In a recent article, I discussed some of the shopping alternatives on offer in the Pearl of the Bohai. The majority of these were major department stores and large scale malls situated around Nanjing Lu and Binjiang Dao, the city’s main shopping area. This time, I want to step off the beaten path to look for a few slightly more diverse options. To do this, we won’t actually be straying all that far as there are plenty of different options in close proximity to the major shopping area.
Chifeng Dao 赤峰道
Binjiang Dao runs roughly north to south through the centre of Tianjin. It is the largest pedestrianized area in the city and is home to some of the biggest and brightest department stores in northern China. For many local shoppers, there is no better way to spend a Saturday afternoon than searching for a bargain in one – or more – of these. However, because there is plenty on offer, Binjiang Dao can get busy, at times, claustrophobically so. Therefore, for anyone who values personal space and the opportunity to browse at a leisurely pace, Chifeng Dao may actually be a better option, and is barely 100m away.
Running parallel to its busier, brasher cousin, Chifeng Dao is far more relaxed and offers a much more sedate pace. The street itself, which is beautifully tree-lined, is made up of European villas built during the colonial period. The majority of the shops are small boutiques located in the first floors or basements of these buildings. The variety of shopping is impressive, ranging from high-end fashion, such as Armani or Ralph Lauren, to all types of sportswear. There are even a few stores showcasing local designs and brands.
There is one caveat to add to our description of Chifeng Dao, though – a large selection of the brands on offer are likely to be less than authentic. It is worth bearing in mind that many of the shops are decorated to look as though they are the real thing in order to justify a hefty price-tag – this often goes down to such details as hiring fashionably rude staff. So, it pays be careful when picking out an item.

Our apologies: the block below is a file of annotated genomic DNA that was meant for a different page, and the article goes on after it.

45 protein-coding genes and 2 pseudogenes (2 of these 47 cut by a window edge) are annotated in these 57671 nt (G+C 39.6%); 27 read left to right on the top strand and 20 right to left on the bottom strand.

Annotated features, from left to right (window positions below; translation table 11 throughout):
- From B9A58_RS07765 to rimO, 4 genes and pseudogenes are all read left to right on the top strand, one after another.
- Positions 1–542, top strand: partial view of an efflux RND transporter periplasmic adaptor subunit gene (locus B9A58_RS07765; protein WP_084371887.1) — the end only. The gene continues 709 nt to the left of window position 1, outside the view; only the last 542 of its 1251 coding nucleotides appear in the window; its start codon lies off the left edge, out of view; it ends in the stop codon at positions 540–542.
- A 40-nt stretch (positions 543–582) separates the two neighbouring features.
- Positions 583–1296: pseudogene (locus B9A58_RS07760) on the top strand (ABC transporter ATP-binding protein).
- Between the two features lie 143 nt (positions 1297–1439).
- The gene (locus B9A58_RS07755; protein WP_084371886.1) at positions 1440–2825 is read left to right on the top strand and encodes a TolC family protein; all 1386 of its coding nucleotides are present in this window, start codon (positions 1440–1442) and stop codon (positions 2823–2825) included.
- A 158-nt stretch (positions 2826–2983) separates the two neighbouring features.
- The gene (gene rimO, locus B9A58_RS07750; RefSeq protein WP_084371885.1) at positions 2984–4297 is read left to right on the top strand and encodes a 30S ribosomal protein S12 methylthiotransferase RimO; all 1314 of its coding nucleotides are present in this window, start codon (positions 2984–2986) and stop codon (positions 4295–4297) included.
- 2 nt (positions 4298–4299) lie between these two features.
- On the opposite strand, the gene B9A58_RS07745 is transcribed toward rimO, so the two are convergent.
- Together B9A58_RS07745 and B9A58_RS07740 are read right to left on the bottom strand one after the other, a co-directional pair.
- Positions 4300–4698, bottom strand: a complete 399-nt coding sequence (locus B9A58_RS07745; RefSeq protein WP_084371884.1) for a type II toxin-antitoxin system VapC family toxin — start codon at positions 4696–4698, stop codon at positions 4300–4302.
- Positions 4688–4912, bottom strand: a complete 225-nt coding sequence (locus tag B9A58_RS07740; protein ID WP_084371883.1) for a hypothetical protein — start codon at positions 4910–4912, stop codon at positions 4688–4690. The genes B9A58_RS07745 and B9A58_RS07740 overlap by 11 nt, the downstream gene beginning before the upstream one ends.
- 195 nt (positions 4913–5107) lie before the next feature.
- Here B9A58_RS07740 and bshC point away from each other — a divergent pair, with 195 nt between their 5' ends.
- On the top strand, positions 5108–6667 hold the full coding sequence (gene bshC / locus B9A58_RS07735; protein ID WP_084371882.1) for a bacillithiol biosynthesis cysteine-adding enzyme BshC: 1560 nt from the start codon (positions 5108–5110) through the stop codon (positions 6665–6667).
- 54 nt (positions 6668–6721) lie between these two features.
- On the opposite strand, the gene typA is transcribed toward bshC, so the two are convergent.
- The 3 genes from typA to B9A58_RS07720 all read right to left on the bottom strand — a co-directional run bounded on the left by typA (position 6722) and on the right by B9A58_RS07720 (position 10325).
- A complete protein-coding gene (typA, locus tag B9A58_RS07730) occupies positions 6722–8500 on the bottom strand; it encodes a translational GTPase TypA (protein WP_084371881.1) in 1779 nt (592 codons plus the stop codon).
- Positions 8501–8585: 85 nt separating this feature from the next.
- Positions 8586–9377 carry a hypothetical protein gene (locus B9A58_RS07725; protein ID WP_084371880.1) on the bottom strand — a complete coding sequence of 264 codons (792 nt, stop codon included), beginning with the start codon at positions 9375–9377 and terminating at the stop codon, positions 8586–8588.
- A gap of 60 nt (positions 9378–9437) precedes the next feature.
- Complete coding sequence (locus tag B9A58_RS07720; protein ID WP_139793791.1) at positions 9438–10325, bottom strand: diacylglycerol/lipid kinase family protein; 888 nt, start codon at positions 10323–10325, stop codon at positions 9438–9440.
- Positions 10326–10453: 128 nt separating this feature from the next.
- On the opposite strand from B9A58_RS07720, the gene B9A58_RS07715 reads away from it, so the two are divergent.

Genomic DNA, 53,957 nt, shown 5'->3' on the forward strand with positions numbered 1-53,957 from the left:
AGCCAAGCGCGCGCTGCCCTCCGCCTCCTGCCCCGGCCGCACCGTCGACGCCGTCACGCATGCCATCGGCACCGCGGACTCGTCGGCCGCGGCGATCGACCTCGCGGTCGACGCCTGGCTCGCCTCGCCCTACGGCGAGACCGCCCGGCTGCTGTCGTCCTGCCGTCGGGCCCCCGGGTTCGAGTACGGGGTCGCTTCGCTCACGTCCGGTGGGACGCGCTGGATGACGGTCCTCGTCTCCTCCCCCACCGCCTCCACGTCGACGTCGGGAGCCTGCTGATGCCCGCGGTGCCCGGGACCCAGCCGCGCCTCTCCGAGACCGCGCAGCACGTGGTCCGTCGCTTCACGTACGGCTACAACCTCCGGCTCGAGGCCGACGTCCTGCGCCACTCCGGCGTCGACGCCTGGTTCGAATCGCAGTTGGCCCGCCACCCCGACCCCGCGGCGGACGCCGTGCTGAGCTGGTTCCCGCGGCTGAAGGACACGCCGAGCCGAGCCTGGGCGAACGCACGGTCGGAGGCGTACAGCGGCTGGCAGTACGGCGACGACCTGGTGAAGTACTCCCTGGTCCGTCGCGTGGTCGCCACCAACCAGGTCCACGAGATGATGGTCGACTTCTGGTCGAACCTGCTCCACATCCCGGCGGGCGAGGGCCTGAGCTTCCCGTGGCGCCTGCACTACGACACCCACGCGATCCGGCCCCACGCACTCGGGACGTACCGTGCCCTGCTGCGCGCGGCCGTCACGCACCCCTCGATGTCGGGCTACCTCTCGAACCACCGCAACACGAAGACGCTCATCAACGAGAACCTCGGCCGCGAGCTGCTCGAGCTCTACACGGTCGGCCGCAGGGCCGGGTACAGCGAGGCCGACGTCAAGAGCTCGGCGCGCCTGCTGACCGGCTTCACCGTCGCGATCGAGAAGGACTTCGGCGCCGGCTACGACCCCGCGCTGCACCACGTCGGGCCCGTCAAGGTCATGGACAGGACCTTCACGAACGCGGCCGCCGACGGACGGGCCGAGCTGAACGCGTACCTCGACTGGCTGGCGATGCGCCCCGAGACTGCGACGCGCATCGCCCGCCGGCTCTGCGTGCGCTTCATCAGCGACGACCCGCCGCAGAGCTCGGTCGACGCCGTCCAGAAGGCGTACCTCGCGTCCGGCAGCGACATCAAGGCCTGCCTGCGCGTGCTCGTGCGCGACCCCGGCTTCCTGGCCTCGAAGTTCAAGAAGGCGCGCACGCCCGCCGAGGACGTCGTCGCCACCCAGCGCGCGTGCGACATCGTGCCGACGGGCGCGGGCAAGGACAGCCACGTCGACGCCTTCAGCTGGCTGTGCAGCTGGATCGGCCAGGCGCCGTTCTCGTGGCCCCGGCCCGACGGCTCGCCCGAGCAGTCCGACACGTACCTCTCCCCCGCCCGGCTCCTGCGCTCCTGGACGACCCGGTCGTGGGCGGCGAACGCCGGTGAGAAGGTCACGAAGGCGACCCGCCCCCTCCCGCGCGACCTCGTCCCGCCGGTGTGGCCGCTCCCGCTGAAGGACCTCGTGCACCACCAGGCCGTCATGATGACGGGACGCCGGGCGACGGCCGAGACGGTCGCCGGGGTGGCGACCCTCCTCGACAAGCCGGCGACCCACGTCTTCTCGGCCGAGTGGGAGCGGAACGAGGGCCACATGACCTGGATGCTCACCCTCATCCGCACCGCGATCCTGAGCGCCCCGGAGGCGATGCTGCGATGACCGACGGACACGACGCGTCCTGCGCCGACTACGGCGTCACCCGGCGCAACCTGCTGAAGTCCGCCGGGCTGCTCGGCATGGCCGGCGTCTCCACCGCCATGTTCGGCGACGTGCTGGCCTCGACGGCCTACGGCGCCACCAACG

Tianjin Antique Market 天津古玩市场
Whilst Chifeng Dao lies just a few metres to the east of Binjiang Dao, a similar distance away to the west is the Tianjin Antique Market. In the summer months, the small maze-like area can provide a fantastic afternoon's shopping. Located across two or three small streets of tightly-packed one-storey buildings, the market is full of hustle, bustle and colour…as well as few bargains and interesting pieces of Chinese culture.
There is, of course, a fine selection of standard tourist oriented bric-a-brac. This includes the kind of stuff you can find close to any major tourist area – posters of Mao, the “finest” jade, porcelain from the Ming era and the traditional calligraphy equipment. Just as in Beijing or Shanghai, most of this is reproduction. However, by delving deeper, you are likely to find a few authentic pieces and the odd glimpse into Chinese history. For example, I recently found a stall selling what appeared to be bizarrely shaped wooden paddles. It was only on close inspection that I discovered that these actually opened out to become scales that were once used to weigh opium. There are also large selections of ageing children's book and postcards that can make for great gifts or souvenirs and come at relatively low prices.
As I walked along the lower portion of Binjiang Dao one evening with a Chinese friend, I began to notice that as the sun went down and some shoppers started to head home for dinner, scores of street sellers appeared from side-streets and alleyways clutching blankets full of goods that were soon unfurled onto the street. I asked my friend exactly what was happening. She explained that, whilst you may see a few street sellers in the daytime, in the evening the police go home and leave the street unpatrolled and open for business. This presents a fantastic opportunity for some local entrepreneurs to sell their wares and, accordingly, the whole area is quickly filled with people selling cheap goods by the side of the street.
The two main centres for this covert commerce are the two bridges that span Nanjing Lu and the bottom few metres of Binjiang Dao. The strange mix of goods on sale is astounding. On a good day, it is possible to buy a dog, a hamster, a belt, some underpants, a mobile phone charger, an ornamental comb, some cheap plastic toys, a bike seat cover and two or three bracelets – all from one of the bridges over Nanjing Lu. The prices are very low, but, obviously, the quality is dubious and there are certainly no return policies for anything you buy.
Goods are available intermittently during most days, but things begin to heat up after 18:30 or 19:00. Happy bargain hunting!
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